OK, so I’ve tried to get to the bottom of why they call red bell peppers “capsicum” in Australia.  Green, yellow and orange (and if I ever find them, I assume also purple tequilla peppers) bell peppers are just “green peppers” or “yellow peppers”.   

Apparently, capsicum is a genus of flowering plants, the fruit of which have varying names and levels of spiciness and include red peppers, but also a host of hot peppers (chili, habanero, cayenne, paprika), sweet peppers (banana peppers and pepperoncini) and bell peppers (green, and presumably their yellow and orange kin).  World-wide, there exists a host of synonyms for the same.   Most bizarre, they originated in the Americas, so one would think that they would be called what us Americans call them.  No sir’ee, don’t even try it… no one will have a clue what you’re talking about, and you’ll never see it referred to that way on a menu or in the market.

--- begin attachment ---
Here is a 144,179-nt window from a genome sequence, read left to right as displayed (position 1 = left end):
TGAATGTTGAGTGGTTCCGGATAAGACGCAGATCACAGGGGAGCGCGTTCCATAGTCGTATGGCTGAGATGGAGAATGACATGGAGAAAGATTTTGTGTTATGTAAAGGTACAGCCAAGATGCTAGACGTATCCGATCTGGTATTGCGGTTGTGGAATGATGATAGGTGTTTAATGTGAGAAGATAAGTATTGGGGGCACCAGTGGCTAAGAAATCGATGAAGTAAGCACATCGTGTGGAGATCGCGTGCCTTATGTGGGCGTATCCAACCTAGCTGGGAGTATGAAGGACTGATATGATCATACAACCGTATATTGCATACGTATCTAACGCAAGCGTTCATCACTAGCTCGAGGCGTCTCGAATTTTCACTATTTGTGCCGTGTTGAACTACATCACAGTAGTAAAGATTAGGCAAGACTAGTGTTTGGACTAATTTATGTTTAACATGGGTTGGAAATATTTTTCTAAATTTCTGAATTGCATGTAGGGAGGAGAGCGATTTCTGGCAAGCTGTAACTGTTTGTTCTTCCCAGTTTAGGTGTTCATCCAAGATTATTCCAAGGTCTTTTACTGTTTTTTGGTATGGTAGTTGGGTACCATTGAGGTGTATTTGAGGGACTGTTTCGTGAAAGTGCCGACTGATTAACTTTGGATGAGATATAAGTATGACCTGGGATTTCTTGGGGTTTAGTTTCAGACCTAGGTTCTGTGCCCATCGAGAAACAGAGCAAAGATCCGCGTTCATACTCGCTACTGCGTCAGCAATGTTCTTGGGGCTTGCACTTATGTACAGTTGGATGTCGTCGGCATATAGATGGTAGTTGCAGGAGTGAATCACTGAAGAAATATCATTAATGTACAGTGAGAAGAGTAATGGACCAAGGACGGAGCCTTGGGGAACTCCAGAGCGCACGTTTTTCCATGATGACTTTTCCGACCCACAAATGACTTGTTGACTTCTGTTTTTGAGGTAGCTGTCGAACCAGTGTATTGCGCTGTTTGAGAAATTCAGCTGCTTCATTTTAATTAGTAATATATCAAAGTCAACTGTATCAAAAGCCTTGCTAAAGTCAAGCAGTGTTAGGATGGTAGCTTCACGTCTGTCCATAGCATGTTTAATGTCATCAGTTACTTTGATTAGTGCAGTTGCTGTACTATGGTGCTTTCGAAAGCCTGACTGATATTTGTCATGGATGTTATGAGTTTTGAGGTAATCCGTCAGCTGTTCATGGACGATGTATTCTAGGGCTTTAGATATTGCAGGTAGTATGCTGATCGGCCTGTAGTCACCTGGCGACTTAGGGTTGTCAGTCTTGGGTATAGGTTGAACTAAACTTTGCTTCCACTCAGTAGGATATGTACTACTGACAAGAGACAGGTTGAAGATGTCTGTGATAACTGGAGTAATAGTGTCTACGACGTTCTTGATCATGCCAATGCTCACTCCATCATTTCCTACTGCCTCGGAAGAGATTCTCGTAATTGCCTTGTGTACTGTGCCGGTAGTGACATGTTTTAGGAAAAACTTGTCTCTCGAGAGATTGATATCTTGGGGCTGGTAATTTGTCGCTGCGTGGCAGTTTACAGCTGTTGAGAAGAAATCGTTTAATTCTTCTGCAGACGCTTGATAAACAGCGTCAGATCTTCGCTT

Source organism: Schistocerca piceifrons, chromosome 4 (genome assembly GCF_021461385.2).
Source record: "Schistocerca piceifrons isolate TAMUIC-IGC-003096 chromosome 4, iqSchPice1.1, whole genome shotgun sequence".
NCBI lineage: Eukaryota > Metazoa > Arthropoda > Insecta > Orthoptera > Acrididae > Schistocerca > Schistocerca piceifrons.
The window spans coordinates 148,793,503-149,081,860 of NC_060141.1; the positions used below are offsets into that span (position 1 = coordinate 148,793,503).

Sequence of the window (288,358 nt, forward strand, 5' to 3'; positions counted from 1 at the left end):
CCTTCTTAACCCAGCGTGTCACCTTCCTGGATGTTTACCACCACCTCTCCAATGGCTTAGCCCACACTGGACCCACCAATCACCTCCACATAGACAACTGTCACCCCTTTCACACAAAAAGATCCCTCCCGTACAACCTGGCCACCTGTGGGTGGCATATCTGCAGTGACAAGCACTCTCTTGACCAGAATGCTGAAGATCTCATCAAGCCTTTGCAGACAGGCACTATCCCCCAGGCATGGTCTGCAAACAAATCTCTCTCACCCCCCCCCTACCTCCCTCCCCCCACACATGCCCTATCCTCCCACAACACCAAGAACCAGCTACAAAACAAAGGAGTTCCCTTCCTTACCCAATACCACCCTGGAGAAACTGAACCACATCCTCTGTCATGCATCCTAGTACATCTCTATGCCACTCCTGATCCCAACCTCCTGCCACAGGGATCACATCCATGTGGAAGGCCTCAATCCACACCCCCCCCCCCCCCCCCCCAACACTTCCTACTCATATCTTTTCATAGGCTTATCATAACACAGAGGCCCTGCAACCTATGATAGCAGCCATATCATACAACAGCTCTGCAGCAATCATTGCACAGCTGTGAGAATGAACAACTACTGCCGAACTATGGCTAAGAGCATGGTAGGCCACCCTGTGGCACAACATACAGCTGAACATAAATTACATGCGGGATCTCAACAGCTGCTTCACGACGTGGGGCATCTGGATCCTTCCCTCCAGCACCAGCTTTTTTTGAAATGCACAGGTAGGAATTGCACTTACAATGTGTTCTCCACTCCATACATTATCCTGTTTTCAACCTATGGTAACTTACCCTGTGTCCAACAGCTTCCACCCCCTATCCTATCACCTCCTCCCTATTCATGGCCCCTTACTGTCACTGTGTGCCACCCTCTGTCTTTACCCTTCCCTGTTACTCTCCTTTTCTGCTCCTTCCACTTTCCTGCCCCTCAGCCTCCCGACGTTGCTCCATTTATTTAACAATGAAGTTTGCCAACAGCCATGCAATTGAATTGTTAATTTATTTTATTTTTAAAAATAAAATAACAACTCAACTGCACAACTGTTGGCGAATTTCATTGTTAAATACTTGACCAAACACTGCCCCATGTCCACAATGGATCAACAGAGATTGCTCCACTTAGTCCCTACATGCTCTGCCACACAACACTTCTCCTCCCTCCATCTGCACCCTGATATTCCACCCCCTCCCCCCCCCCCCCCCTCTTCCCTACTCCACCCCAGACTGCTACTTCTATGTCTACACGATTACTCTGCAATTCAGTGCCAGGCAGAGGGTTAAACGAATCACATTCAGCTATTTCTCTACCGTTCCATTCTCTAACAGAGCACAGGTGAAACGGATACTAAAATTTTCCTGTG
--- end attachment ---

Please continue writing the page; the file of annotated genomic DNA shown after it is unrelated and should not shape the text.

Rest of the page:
C’est la vie, I guess, when in Rome….

Other random learnings from Wikipedia’s capsicum entry… I’ve always de-pithed bell peppers before eating them.  That is, cut around the seed core and cut away the white tissue connecting the outer fruit to the seed core and discarded it before eating.  Apparently, this “placental tissue” is where, particularly in the hot varieties of capsicum, the peppers pack their heat.  “Contrary to popular belief, the seeds themselves do not produce any capsaicin, although the highest concentration of capsaicin [a  chemical that can produce a strong burning sensation in the mouth] can be found in the white pith around the seeds.”

I’ve minded this lesson well when handling or preparing hot peppers, but maybe it’s subconsciously drifted over to my treatment of mild bell peppers as well.  (that, and of course, that the white pith really doesn’t taste that good…) 

Learning is knowledge, kids.  Behold the awesome power of Wikipedia.